The total emissions of zinc and zinc compounds from stationary sources in California are estimated to be at least 210,000 pounds per year, based on data reported under the Air Toxics "Hot Spots" Program (AB 2588) (ARB, 1997b).
Zinc occurs naturally in smithsonite, sphalterite, wurtzite, zinc blende, zincite, willemite, franklinite and gahnite ores. The average concentration of zinc in the earth's crust is estimated to be 40 milligrams per kilogram (HSDB, 1993).
Zinc and its species are routinely monitored by the statewide Air Resources Board air toxics network. The network's mean concentration of zinc (including its species) from January 1996 through December 1996 is estimated to be 51.4 nanograms per cubic meter (ng/m3) (ARB, 1997c).
Sources of indoor airborne zinc identified by source apportionment methods include infiltration of outdoor air, smoking, cooking, and other indoor sources (Ozkaynak et al., 1996). The "other" indoor sources were unidentified, but may have included activities such as cleaning, dusting, vacuuming, and hobbies.
Zinc was measured in about 170 homes during the fall of 1990 in southern California. Indoor PM10 (particles less than 10 microns in diameter) concentrations of zinc ranged from 38 to 360 ng/m3 with an average of 90 ng/m3 during the daytime, and from 27 to 180 ng/m3 with an average of 63 ng/m3 during the nighttime. Outdoor zinc concentrations measured at these homes were less than indoor concentrations. Outdoor zinc concentrations (PM10) ranged from 28 to 160 ng/m3 with an average of 67 ng/m3 during the daytime, and from 22 to 170 ng/m3 with an average of 56 ng/m3 during the nighttime (Pellizzari et al., 1992).
Zinc concentrations (PM10) measured by personal exposure samplers in the daytime were much greater than the concentrations measured indoors or outdoors at these homes. Personal exposure to zinc concentrations ranged from 62 to 490 ug/m3 with an average of 152 ug/m3 during the daytime, and from 29 to 200 ug/m3 with an average of 70 ug/m3 during the nighttime (Pellizzari et al., 1992).
Zinc compounds are expected to be particle-associated or in the aerosol form in the atmosphere, and hence subject to wet and dry deposition. The average half-life and lifetime for particles and particle-associated chemicals in the troposphere is estimated to be about 3.5 to 10 days and 5 to 15 days, respectively (Balkanski et al., 1993; Atkinson, 1995).
The Office of Environmental Health Hazard Assessment reviews risk assessments submitted under the Air Toxics "Hot Spots" Program (AB 2588). Of the risk assessments reviewed as of December 1996, for non-cancer health effects, zinc and zinc compounds contributed to the total hazard index in 37 of the approximately 89 risk assessments reporting a total chronic hazard index greater than 1. Zinc and zinc compounds also contributed to the total hazard index in 5 of the approximately 107 risk assessments reporting a total acute hazard index greater than 1 (OEHHA, 1996b).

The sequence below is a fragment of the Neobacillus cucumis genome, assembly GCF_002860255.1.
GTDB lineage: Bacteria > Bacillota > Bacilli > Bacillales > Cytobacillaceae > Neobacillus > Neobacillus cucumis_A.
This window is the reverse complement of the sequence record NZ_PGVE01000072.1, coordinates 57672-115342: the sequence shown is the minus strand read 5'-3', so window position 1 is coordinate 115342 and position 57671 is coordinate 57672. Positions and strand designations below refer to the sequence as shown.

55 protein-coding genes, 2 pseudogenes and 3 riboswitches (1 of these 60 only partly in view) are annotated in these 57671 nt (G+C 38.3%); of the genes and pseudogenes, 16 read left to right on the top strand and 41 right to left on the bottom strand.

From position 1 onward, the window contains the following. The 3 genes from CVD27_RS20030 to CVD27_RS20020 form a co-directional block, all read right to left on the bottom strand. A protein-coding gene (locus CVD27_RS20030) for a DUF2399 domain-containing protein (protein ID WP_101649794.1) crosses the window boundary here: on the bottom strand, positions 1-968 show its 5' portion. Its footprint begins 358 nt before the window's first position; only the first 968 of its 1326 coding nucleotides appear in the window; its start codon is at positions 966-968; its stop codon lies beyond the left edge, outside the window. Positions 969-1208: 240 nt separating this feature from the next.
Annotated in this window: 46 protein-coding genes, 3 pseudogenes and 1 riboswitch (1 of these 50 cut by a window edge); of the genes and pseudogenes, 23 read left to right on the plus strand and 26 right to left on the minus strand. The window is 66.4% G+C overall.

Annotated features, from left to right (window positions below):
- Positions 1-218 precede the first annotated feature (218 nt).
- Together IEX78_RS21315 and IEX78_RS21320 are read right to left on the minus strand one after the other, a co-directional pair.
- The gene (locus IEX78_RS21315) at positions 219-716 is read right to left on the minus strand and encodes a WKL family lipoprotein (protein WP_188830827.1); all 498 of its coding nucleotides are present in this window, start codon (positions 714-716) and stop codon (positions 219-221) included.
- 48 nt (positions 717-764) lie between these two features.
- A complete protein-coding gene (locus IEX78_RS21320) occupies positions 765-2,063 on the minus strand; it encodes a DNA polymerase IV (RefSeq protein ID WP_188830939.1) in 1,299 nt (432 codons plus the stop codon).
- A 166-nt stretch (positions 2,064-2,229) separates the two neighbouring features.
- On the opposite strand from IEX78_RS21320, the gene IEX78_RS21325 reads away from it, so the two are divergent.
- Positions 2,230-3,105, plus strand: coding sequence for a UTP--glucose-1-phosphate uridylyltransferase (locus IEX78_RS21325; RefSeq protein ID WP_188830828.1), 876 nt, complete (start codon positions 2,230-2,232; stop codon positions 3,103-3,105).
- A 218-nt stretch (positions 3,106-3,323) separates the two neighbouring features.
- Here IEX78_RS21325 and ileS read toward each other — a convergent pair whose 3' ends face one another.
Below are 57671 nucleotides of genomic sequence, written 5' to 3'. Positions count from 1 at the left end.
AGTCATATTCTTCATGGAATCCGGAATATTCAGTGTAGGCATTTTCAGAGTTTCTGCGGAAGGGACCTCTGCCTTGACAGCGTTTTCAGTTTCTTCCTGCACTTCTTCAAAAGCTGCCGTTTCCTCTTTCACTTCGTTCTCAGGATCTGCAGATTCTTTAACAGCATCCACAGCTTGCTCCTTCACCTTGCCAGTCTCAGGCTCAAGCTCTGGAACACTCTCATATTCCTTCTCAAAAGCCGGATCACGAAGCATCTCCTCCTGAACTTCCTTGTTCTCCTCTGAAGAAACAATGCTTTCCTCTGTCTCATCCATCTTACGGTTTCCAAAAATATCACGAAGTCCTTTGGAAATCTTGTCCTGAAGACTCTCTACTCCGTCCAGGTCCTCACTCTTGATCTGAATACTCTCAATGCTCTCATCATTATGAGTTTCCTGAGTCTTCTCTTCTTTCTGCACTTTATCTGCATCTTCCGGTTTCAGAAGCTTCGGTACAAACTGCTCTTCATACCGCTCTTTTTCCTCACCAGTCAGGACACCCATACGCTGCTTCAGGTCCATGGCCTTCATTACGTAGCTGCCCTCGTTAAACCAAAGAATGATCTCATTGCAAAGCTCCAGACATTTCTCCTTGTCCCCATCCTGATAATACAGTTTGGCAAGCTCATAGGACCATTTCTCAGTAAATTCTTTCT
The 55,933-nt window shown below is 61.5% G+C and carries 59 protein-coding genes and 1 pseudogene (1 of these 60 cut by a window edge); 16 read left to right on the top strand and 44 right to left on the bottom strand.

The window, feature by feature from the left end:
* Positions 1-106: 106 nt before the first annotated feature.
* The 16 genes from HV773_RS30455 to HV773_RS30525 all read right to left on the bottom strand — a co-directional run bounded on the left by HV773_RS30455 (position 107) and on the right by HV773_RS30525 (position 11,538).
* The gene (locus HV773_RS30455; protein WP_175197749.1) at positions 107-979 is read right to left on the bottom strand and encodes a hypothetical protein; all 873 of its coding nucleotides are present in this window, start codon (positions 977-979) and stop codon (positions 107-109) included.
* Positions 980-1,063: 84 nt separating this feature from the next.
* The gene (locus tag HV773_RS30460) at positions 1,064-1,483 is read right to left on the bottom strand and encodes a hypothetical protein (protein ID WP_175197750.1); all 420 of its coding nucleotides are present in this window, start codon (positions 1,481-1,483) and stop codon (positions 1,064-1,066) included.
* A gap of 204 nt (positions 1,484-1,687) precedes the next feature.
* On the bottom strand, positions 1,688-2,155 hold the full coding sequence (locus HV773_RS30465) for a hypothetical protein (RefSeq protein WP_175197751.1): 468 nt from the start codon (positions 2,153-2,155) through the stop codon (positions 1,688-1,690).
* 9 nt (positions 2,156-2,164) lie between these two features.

Probable routes of human exposure to zinc are inhalation, ingestion, and dermal contact.
Non-Cancer: Zinc is an essential trace element which has a role in normal growth, taste, and sperm development. Acute inhalation exposure to high levels of zinc such as from welding and smelting of metallic zinc (forming zinc oxide) has resulted in "metal fume fever", with symptoms of headache, chills, fever, and muscle aches (HSDB, 1995). Damage to the mucous membranes of the respiratory tract and ulceration of the skin can result from exposure to zinc chloride, and irritation of the respiratory tract may lead to pneumonitis (Sittig, 1991).
A chronic non-cancer Reference Exposure Level (REL) of 35 micrograms per cubic meter is listed for zinc compounds in the California Air Pollution Control Officers Association Air Toxics "Hot Spots" Program, Revised 1992 Risk Assessment Guidelines. The United States Environmental Protection Agency (U.S. EPA) has established an oral Reference Dose of 0.3 milligrams per kilogram per day zinc based on red blood cell effects in human adult females. The U.S. EPA has not established a reference concentration (RfC) for zinc compounds (U.S. EPA, 1995a).
Cancer: The U.S. EPA has classified zinc and zinc compounds in Group D: Indicating inadequate evidence as to its carcinogenic potential (U.S. EPA, 1995a). The International Agency for Research on Cancer has not classified zinc as to its carcinogenic potential (IARC, 1987a).